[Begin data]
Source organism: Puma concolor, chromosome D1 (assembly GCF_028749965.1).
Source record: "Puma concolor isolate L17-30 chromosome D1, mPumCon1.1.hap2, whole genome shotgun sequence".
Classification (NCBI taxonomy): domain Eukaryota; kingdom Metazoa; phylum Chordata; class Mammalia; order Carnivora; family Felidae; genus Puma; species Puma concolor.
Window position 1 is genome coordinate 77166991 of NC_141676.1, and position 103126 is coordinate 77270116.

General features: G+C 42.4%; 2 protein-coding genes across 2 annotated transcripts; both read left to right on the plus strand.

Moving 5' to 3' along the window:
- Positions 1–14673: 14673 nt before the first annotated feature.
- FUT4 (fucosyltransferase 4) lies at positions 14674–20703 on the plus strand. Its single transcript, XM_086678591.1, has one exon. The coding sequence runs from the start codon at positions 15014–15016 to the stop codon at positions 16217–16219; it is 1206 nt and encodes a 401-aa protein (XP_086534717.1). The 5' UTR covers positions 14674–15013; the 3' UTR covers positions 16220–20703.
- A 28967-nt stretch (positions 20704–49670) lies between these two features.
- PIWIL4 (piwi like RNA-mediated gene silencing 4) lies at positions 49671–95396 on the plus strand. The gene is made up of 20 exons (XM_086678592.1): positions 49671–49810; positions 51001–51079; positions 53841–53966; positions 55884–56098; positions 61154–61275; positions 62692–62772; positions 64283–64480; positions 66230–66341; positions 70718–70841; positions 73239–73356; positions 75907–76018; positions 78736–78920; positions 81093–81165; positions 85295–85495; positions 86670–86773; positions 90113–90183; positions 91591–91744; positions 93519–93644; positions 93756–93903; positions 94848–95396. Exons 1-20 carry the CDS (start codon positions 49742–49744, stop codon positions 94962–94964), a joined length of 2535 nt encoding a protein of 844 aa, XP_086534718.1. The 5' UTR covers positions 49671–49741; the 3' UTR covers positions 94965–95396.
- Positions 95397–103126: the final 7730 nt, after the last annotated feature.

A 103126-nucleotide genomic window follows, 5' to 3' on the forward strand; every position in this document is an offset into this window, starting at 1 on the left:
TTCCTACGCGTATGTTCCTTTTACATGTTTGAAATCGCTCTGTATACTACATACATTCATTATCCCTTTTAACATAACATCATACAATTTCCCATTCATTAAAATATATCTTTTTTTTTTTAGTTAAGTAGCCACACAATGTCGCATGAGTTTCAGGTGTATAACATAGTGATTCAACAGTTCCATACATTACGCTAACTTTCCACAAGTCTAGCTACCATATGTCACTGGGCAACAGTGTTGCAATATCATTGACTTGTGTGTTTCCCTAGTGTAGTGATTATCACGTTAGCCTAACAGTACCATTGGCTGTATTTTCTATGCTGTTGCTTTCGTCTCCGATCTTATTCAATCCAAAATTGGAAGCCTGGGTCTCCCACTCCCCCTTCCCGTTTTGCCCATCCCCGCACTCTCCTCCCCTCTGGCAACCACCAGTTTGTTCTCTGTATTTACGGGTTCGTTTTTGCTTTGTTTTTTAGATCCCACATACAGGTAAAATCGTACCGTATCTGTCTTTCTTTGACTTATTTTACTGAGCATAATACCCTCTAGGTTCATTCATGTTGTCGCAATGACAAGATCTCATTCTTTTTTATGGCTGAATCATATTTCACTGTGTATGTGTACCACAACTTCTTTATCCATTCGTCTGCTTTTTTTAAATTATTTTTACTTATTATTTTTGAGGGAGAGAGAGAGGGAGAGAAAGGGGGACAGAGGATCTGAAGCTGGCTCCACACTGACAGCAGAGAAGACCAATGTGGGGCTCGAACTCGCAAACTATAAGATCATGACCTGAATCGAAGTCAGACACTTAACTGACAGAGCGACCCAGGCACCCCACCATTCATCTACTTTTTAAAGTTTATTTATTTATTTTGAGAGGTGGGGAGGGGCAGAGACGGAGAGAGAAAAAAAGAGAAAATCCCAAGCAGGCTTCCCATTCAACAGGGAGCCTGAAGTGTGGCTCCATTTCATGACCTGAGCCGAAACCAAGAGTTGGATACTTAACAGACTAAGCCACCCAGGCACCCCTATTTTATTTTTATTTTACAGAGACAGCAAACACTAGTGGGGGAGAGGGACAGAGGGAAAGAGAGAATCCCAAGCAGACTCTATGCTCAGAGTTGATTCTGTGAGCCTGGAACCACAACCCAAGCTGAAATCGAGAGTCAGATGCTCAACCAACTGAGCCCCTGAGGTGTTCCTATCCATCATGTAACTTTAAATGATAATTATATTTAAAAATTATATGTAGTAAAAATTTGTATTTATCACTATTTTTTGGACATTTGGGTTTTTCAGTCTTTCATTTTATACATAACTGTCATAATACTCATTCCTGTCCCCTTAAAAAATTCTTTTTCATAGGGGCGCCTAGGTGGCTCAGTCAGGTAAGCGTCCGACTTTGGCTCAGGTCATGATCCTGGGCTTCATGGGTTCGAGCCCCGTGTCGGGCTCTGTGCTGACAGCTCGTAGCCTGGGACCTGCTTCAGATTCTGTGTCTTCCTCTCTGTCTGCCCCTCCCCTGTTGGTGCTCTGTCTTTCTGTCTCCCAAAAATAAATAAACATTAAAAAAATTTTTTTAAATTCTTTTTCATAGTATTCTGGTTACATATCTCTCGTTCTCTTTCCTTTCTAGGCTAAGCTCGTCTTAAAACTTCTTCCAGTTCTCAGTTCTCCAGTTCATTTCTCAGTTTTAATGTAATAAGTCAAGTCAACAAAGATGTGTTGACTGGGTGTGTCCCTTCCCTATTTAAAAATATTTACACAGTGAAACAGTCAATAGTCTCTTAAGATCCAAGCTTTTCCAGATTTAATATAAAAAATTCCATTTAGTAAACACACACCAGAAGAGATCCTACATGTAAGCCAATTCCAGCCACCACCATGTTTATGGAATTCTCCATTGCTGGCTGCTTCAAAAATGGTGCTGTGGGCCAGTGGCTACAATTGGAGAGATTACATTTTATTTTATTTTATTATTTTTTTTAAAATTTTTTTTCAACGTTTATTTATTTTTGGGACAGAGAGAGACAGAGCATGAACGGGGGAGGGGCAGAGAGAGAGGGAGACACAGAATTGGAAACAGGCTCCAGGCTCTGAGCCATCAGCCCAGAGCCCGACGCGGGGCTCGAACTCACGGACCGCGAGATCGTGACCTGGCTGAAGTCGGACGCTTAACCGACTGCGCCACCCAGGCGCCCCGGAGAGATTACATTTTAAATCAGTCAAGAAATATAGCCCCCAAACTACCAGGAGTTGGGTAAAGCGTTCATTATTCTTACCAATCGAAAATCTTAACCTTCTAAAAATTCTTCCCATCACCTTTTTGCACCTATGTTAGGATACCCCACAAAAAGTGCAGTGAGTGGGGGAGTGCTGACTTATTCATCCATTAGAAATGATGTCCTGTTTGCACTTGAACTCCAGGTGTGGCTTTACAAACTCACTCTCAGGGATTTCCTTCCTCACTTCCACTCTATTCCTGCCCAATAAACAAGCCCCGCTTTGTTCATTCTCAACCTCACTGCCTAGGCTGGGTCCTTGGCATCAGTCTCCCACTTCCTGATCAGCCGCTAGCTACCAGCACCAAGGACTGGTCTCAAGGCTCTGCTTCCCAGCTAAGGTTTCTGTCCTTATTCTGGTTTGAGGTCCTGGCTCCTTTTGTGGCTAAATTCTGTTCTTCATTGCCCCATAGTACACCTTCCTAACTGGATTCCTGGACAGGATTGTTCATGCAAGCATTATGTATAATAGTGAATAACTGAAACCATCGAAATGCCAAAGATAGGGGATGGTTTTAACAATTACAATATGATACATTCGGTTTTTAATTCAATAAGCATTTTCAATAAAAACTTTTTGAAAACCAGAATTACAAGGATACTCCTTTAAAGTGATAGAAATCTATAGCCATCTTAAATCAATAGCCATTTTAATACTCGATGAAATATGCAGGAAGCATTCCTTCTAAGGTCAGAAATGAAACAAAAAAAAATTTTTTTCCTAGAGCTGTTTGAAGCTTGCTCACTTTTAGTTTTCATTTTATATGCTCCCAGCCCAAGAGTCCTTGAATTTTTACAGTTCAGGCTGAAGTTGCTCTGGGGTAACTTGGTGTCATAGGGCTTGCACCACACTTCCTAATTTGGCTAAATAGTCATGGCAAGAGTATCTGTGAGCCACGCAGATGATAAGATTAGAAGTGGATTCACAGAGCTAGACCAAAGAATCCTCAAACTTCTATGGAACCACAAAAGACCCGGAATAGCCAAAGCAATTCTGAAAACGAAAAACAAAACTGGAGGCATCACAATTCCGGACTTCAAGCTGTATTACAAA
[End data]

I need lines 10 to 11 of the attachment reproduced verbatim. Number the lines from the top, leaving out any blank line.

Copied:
- PIWIL4 (piwi like RNA-mediated gene silencing 4) lies at positions 49671–95396 on the plus strand. The gene is made up of 20 exons (XM_086678592.1): positions 49671–49810; positions 51001–51079; positions 53841–53966; positions 55884–56098; positions 61154–61275; positions 62692–62772; positions 64283–64480; positions 66230–66341; positions 70718–70841; positions 73239–73356; positions 75907–76018; positions 78736–78920; positions 81093–81165; positions 85295–85495; positions 86670–86773; positions 90113–90183; positions 91591–91744; positions 93519–93644; positions 93756–93903; positions 94848–95396. Exons 1-20 carry the CDS (start codon positions 49742–49744, stop codon positions 94962–94964), a joined length of 2535 nt encoding a protein of 844 aa, XP_086534718.1. The 5' UTR covers positions 49671–49741; the 3' UTR covers positions 94965–95396.
- Positions 95397–103126: the final 7730 nt, after the last annotated feature.